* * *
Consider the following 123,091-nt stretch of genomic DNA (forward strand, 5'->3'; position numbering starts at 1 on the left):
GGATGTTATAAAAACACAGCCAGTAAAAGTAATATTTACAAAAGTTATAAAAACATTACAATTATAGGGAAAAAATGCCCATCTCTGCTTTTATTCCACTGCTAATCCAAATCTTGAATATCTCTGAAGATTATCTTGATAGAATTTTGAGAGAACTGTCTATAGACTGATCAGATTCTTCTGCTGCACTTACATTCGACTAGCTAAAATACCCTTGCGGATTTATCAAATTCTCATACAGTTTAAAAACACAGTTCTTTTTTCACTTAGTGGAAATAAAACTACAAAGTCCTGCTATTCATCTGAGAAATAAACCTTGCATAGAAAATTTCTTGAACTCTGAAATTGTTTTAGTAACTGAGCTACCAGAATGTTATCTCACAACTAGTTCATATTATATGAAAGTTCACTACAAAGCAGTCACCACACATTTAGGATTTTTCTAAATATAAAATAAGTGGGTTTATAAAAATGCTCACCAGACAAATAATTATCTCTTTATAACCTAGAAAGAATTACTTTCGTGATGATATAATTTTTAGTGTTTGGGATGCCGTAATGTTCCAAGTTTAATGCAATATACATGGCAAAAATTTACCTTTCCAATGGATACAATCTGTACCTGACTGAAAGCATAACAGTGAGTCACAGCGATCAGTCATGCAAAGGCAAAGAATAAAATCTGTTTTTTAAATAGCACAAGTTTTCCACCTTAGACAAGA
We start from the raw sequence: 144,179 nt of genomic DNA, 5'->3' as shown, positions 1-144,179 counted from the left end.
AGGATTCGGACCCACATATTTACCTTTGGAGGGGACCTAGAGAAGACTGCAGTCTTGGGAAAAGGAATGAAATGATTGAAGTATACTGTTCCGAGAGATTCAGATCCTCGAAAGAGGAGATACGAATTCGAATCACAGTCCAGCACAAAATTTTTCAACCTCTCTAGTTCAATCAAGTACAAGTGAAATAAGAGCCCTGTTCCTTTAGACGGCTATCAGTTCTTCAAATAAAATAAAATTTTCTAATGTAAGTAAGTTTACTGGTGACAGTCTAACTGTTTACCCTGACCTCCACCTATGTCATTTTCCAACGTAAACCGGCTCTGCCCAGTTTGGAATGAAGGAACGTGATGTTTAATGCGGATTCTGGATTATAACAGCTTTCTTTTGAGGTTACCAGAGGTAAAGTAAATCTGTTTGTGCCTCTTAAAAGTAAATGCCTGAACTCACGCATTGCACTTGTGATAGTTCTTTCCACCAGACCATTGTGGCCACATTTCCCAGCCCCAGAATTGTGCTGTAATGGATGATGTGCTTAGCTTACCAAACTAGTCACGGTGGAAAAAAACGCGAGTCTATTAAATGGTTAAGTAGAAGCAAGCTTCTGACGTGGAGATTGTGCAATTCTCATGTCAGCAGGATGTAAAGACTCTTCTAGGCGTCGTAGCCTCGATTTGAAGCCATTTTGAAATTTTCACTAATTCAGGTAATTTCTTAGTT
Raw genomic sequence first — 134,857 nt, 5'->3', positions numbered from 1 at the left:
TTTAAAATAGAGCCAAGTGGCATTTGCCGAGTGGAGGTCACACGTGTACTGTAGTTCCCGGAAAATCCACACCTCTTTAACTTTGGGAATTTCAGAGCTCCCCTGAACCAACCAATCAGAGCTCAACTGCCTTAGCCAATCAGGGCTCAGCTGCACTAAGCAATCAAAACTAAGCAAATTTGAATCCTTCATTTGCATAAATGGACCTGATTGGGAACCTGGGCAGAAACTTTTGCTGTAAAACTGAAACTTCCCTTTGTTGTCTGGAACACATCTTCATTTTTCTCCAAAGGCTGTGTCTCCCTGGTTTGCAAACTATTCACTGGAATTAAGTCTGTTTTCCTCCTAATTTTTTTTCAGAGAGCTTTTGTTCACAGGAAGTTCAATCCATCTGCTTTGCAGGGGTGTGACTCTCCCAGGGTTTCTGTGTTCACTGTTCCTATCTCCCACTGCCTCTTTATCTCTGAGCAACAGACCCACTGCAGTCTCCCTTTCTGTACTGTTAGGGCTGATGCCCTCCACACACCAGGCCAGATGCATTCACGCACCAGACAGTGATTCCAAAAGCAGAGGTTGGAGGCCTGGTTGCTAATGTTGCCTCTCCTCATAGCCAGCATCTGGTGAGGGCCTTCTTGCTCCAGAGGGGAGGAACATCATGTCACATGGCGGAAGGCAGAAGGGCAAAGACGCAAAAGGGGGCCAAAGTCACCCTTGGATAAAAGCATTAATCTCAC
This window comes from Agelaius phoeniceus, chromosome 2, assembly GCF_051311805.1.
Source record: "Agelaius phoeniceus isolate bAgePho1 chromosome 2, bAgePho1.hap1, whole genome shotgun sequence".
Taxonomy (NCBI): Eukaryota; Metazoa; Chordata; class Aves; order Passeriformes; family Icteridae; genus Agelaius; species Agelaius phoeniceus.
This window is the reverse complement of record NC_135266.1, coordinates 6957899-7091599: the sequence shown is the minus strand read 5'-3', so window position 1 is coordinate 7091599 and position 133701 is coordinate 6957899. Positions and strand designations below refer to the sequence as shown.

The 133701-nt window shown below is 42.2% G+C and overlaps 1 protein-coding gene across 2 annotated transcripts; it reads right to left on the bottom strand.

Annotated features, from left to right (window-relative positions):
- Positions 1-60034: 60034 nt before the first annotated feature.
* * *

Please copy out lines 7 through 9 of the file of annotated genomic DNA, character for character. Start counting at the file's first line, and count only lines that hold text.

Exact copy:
This window comes from Agelaius phoeniceus, chromosome 2, assembly GCF_051311805.1.
Source record: "Agelaius phoeniceus isolate bAgePho1 chromosome 2, bAgePho1.hap1, whole genome shotgun sequence".
Taxonomy (NCBI): Eukaryota; Metazoa; Chordata; class Aves; order Passeriformes; family Icteridae; genus Agelaius; species Agelaius phoeniceus.